Reader Question: Financial Aid for Students Studying Abroad
Last week, A.R. wrote in asking:
Is it impossible for a U.S. citizen studying abroad to receive Pell or SMART grants?
In fact, it is not impossible. Universities and colleges are required by federal law to continue to disburse funds to eligible students participating in approved programs. Study abroad financial aid is widely available for U.S. citizens who want to expand their horizons and immerse themselves in other cultures. Financial aid for undergraduates who want to study abroad consists mostly of federal grants such as the Pell Grant and the FSEOG Grant, and federal and private loans:
- Stafford Loans, Subsidized and Unsubsidized
- Perkins Loans for exceptionally low-income students
- PLUS Loans for Undergraduate Students, which allows parents to borrow money to help pay for their child’s education as long as their child is a dependent, undergraduate student
Scholarships are also available from private organizations and sponsor companies.
David L. Boren Undergraduate Scholarships for Study Abroad provide scholarships to undergraduate students who wish to study languages and cultures considered to be important to U.S. national security and are underrepresented in study abroad. Students are not eligible to receive the Boren scholarship if they are studying in countries in Western Europe, Canada, Australia, and New Zealand. Deadline: February 10, 2010
The Benjamin A. Gilman International Scholarship Program provides awards for U.S. undergraduate students who are receiving Federal Pell Grant funding at a two-year or four-year college or university to participate in study abroad programs worldwide. Deadline: April 6, 2010 for Fall 2010 Semester
Phi Kappa Phi Study Abroad Grants are designed to help support undergraduates as they seek knowledge and experience in their academic fields by studying abroad. Deadline: February 24, 2010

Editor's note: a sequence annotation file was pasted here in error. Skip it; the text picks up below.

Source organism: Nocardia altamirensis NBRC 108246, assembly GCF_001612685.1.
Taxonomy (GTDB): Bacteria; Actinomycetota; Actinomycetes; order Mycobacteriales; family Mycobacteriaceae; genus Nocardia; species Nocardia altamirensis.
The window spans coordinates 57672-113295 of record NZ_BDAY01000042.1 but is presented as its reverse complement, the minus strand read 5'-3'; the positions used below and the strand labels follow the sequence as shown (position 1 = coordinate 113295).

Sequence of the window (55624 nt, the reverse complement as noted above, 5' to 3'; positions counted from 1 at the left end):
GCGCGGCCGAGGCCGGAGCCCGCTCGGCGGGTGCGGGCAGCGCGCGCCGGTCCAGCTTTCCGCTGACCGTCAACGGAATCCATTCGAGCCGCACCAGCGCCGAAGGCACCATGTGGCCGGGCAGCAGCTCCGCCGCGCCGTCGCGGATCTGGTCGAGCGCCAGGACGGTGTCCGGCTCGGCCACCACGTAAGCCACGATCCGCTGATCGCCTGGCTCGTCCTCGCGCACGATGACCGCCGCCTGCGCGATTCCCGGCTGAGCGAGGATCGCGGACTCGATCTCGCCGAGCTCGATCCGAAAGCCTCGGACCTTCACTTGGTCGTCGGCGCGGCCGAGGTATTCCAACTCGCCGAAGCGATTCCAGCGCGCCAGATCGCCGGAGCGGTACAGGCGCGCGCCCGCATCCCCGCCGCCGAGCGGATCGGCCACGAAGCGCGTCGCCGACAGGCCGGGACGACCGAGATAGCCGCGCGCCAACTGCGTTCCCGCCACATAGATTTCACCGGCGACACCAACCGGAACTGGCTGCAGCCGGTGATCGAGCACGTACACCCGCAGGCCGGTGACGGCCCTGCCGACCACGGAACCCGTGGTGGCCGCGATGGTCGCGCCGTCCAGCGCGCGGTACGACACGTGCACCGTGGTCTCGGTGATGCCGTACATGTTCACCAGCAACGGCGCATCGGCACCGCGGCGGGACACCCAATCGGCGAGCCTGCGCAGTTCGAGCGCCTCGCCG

The Global Studies Foundation provides funding for American students who are already studying abroad under the direction of an official study abroad program from an accredited university. Deadline: July 1, 2010
Every school and study abroad program varies though, so be sure to speak with your school’s financial aid adviser or study abroad faculty to understand the specific funding options available at your school. The cost of any study abroad program depends on many factors – your destination country and the length of your program, not to mention all the additional travel costs such as your passport, visa, airfare, immunizations, local transportation, meals, and books.
Perhaps most importantly, don’t forget that exchange rates fluctuate all the time, so your dollars may not have the purchasing power you think. A general rule of thumb is that the more expensive the school’s tuition, the more costly the study-abroad program. Also, the student who spends a lot of money on campus is likely to spend a lot more money overseas.
For more information, visit NAFSA, the Association of International Educators.